And all because my friend thought that a cover looked stupid.

What I’m saying is that, in the right hands, ANYTHING can work, any name, any costume, any gimmick, any backstory. That fact is born out in comics history again and again and again. Some of the most critically acclaimed books were made up of D-list characters cobbled together from the Scrappy Doo heap. The New Suicide Squad movie is hoping to make a billion dollars on this premise.

But in the wrong hands the tearful reunion of two elderly men and former friends after literal decades apart can be as emotionally thrilling and meaningful as watching paint dry.

It’s called writing.

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It’s just a Flash wound

Well, the week’s comic book reminiscence is, of course, followed in today’s strip by the requisite comic book cover tribute, printed sideways in newspapers across the country to ease the task of deciding not to read it. If you are just now showing up to to read this story arc (for which I envy, but somehow also pity, you), let’s catch you up:

Sad-sack author avatar and comic strip creator Batton Thomas has based his entire post-12-year-old life around reading and re-reading The Flash #123. He has bought a reprint of the issue since his original is worn out, and he is re-reading it again. His 12 year old self has also materialized to re-read The Flash #123 reprint along with him… on the very same porch glider he read the original #123 when his 12 year old self was his only self.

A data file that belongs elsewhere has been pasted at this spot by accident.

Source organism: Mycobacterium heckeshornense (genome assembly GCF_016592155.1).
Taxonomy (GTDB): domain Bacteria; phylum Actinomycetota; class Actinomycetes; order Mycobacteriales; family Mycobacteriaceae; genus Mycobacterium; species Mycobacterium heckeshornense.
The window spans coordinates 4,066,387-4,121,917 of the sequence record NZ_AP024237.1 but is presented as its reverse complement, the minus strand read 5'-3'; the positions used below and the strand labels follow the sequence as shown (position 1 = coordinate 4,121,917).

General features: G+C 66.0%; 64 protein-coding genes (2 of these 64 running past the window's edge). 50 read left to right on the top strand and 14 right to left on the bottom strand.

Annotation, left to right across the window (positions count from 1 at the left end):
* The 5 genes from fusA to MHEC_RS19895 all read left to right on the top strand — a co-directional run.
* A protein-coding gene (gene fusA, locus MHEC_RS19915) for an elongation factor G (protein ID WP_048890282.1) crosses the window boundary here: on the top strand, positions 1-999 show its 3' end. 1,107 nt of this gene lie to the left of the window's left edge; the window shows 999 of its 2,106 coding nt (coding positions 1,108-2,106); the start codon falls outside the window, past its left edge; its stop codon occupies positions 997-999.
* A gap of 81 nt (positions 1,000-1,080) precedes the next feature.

If you, the hypothetical person just walking into this story arc today, is still thinking of going back and re-reading this week’s strips after that recap, save some time and read TB’s veneration of the issue on his blog (and also, previously, in Funky Winkerbean itself). Or save even more time and don’t do that. That’s your best bet, actually.

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Woo goo away, please!

We have Thatsnought Hewmore to thank/blame for today’s strip. Because HE demanded it! And true to his word, Pete didn’t write a crossover until Atomik Komix had more than four titles… they’ve had FIVE since the addition of Wayback Wendy.

The Comics Code Authority is not exactly the heaviest of punching bags in 2020… but it’s an especially odd one for Atomik Komix. This is a company founded on replicating Batom Comics and its Silver Age shlock in every possible detail… Chester hates that non-CCA guided new stuff. Batom Comics is said to have existed pretty much entirely in the CCA era and all of its titles would have adhered to the CCA’s guidelines. Go look at the Batom Comic covers that appeared every other Sunday before Atomik Komix happened, they’ve all got the CCA stamp.

That ends my latest stint writing this pap up. My honest apologies for not noting Son Of Stuck Funky’s 10th anniversary on April 9. I was and am quite honored to have been blogging when this site moved from its first decade into its second. Our esteemed founder, TFH, takes the helm for tomorrow’s certain tire fire and many thanks to him for launching this ship and picking up the survivors of the original Stuck Funky site. This site has picked up so many more folks over the years and has become one of the internet communities I value most. It has survived cease-and-desist letters, Comics Kingdom’s ever-changing strip link addresses, and TB’s best efforts to drive us to madness. I say “here’s to another decade”, because I cannot face whatever this strip has in store next without you all.